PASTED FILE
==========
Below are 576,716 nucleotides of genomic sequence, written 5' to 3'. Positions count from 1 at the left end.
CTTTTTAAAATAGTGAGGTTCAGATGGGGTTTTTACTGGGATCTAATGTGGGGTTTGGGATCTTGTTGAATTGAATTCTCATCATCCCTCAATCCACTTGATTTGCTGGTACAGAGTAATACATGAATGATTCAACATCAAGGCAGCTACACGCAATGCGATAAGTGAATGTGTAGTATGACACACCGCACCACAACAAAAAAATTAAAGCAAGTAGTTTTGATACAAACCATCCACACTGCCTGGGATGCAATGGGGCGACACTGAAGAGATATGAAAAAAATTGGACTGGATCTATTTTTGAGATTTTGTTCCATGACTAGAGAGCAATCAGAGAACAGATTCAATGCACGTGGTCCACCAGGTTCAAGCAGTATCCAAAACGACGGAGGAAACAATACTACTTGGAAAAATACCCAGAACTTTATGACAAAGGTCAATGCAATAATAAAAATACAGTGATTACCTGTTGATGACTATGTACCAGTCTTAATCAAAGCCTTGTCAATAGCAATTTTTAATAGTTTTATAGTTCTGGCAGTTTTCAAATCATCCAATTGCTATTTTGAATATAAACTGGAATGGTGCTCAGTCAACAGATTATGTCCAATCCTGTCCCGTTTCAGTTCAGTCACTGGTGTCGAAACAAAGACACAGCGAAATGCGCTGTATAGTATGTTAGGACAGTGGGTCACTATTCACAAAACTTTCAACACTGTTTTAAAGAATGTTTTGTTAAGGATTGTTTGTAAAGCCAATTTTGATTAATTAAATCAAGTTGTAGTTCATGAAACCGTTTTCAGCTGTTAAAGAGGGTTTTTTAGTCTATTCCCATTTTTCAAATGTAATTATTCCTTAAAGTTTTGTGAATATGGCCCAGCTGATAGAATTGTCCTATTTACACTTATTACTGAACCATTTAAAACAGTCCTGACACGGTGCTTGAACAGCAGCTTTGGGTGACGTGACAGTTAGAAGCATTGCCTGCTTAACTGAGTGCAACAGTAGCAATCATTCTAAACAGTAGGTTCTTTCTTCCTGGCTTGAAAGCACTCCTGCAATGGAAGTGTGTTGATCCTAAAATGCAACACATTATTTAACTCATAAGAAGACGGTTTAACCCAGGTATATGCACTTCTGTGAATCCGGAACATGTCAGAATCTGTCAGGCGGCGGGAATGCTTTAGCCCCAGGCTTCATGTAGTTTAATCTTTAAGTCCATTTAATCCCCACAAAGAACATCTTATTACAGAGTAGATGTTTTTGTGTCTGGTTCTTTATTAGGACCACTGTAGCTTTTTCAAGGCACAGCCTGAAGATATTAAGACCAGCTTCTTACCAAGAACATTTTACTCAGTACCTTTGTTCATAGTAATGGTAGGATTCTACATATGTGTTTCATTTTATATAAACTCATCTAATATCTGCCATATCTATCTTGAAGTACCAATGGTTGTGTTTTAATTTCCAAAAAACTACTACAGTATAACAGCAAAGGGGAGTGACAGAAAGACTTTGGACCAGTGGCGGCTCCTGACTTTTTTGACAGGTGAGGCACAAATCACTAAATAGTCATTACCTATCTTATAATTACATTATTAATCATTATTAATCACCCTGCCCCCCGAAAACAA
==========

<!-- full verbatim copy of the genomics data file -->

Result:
Below are 576,716 nucleotides of genomic sequence, written 5' to 3'. Positions count from 1 at the left end.
CTTTTTAAAATAGTGAGGTTCAGATGGGGTTTTTACTGGGATCTAATGTGGGGTTTGGGATCTTGTTGAATTGAATTCTCATCATCCCTCAATCCACTTGATTTGCTGGTACAGAGTAATACATGAATGATTCAACATCAAGGCAGCTACACGCAATGCGATAAGTGAATGTGTAGTATGACACACCGCACCACAACAAAAAAATTAAAGCAAGTAGTTTTGATACAAACCATCCACACTGCCTGGGATGCAATGGGGCGACACTGAAGAGATATGAAAAAAATTGGACTGGATCTATTTTTGAGATTTTGTTCCATGACTAGAGAGCAATCAGAGAACAGATTCAATGCACGTGGTCCACCAGGTTCAAGCAGTATCCAAAACGACGGAGGAAACAATACTACTTGGAAAAATACCCAGAACTTTATGACAAAGGTCAATGCAATAATAAAAATACAGTGATTACCTGTTGATGACTATGTACCAGTCTTAATCAAAGCCTTGTCAATAGCAATTTTTAATAGTTTTATAGTTCTGGCAGTTTTCAAATCATCCAATTGCTATTTTGAATATAAACTGGAATGGTGCTCAGTCAACAGATTATGTCCAATCCTGTCCCGTTTCAGTTCAGTCACTGGTGTCGAAACAAAGACACAGCGAAATGCGCTGTATAGTATGTTAGGACAGTGGGTCACTATTCACAAAACTTTCAACACTGTTTTAAAGAATGTTTTGTTAAGGATTGTTTGTAAAGCCAATTTTGATTAATTAAATCAAGTTGTAGTTCATGAAACCGTTTTCAGCTGTTAAAGAGGGTTTTTTAGTCTATTCCCATTTTTCAAATGTAATTATTCCTTAAAGTTTTGTGAATATGGCCCAGCTGATAGAATTGTCCTATTTACACTTATTACTGAACCATTTAAAACAGTCCTGACACGGTGCTTGAACAGCAGCTTTGGGTGACGTGACAGTTAGAAGCATTGCCTGCTTAACTGAGTGCAACAGTAGCAATCATTCTAAACAGTAGGTTCTTTCTTCCTGGCTTGAAAGCACTCCTGCAATGGAAGTGTGTTGATCCTAAAATGCAACACATTATTTAACTCATAAGAAGACGGTTTAACCCAGGTATATGCACTTCTGTGAATCCGGAACATGTCAGAATCTGTCAGGCGGCGGGAATGCTTTAGCCCCAGGCTTCATGTAGTTTAATCTTTAAGTCCATTTAATCCCCACAAAGAACATCTTATTACAGAGTAGATGTTTTTGTGTCTGGTTCTTTATTAGGACCACTGTAGCTTTTTCAAGGCACAGCCTGAAGATATTAAGACCAGCTTCTTACCAAGAACATTTTACTCAGTACCTTTGTTCATAGTAATGGTAGGATTCTACATATGTGTTTCATTTTATATAAACTCATCTAATATCTGCCATATCTATCTTGAAGTACCAATGGTTGTGTTTTAATTTCCAAAAAACTACTACAGTATAACAGCAAAGGGGAGTGACAGAAAGACTTTGGACCAGTGGCGGCTCCTGACTTTTTTGACAGGTGAGGCACAAATCACTAAATAGTCATTACCTATCTTATAATTACATTATTAATCATTATTAATCACCCTGCCCCCCGAAAACAA